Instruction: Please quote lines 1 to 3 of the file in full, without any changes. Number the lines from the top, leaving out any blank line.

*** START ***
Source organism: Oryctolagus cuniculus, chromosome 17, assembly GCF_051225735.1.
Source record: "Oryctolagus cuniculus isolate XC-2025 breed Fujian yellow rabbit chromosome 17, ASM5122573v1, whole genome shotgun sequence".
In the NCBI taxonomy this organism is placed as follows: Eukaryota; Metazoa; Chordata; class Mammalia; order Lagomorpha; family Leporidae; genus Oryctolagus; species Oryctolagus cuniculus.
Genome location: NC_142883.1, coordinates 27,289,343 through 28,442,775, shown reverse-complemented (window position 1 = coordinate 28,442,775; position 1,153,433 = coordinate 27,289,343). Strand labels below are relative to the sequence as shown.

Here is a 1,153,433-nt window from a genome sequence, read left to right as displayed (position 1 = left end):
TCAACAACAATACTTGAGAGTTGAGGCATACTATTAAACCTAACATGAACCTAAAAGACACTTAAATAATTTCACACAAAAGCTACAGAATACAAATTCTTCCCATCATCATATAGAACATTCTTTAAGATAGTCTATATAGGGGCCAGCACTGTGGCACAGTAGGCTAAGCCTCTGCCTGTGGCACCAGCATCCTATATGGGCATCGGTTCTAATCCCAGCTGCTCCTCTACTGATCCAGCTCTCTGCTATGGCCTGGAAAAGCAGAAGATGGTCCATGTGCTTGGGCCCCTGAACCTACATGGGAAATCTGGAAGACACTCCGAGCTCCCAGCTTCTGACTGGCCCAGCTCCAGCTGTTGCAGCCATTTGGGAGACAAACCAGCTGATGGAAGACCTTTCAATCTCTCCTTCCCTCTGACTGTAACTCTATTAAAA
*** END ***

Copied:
Source organism: Oryctolagus cuniculus, chromosome 17, assembly GCF_051225735.1.
Source record: "Oryctolagus cuniculus isolate XC-2025 breed Fujian yellow rabbit chromosome 17, ASM5122573v1, whole genome shotgun sequence".
In the NCBI taxonomy this organism is placed as follows: Eukaryota; Metazoa; Chordata; class Mammalia; order Lagomorpha; family Leporidae; genus Oryctolagus; species Oryctolagus cuniculus.